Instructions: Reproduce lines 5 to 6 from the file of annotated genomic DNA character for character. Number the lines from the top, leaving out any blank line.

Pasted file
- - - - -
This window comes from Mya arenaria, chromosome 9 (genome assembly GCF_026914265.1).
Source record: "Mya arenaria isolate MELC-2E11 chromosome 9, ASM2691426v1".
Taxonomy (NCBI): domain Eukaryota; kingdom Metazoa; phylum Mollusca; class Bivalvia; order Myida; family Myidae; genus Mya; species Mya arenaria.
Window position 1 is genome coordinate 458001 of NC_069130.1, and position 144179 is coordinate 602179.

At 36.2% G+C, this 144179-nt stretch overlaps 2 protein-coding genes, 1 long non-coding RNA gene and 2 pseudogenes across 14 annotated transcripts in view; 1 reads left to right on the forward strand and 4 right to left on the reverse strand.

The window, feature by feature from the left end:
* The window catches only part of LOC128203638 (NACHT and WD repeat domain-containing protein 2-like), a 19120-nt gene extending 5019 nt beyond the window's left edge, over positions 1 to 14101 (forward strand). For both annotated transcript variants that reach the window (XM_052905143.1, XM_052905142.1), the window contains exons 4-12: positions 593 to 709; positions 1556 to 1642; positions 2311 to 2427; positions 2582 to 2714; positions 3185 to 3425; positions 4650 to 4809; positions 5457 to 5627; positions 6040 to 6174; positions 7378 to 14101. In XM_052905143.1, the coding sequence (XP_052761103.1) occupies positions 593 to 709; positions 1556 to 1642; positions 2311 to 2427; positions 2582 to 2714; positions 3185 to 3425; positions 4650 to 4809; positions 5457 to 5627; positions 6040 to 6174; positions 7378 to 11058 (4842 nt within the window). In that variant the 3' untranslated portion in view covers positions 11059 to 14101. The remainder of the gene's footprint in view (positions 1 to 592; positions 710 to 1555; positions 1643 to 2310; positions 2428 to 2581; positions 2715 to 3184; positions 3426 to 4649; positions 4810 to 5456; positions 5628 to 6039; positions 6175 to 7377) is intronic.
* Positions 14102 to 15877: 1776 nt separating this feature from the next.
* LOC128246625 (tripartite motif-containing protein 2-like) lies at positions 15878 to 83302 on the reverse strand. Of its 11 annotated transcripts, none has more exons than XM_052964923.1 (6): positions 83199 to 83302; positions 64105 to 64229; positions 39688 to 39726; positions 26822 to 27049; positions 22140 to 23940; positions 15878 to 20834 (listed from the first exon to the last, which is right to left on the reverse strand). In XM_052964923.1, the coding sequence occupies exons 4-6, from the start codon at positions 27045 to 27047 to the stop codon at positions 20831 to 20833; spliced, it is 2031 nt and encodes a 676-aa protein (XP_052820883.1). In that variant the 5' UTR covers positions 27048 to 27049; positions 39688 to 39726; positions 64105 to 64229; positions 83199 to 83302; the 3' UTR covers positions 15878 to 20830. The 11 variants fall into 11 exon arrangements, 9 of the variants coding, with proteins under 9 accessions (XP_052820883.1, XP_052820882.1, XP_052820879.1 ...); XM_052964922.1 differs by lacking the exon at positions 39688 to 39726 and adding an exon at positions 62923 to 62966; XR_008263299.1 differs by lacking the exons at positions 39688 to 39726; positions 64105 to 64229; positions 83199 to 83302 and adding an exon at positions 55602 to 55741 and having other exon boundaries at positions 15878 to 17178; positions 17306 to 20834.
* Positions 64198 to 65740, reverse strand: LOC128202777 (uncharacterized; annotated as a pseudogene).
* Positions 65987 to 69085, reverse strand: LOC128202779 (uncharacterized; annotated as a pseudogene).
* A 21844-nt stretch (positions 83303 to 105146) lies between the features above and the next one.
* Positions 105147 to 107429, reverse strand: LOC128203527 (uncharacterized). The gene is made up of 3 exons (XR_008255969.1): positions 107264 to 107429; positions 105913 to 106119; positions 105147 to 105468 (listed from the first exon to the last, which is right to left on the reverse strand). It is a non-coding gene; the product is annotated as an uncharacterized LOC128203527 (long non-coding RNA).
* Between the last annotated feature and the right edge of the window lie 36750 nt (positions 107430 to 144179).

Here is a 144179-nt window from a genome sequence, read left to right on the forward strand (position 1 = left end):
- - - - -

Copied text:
At 36.2% G+C, this 144179-nt stretch overlaps 2 protein-coding genes, 1 long non-coding RNA gene and 2 pseudogenes across 14 annotated transcripts in view; 1 reads left to right on the forward strand and 4 right to left on the reverse strand.

The window, feature by feature from the left end: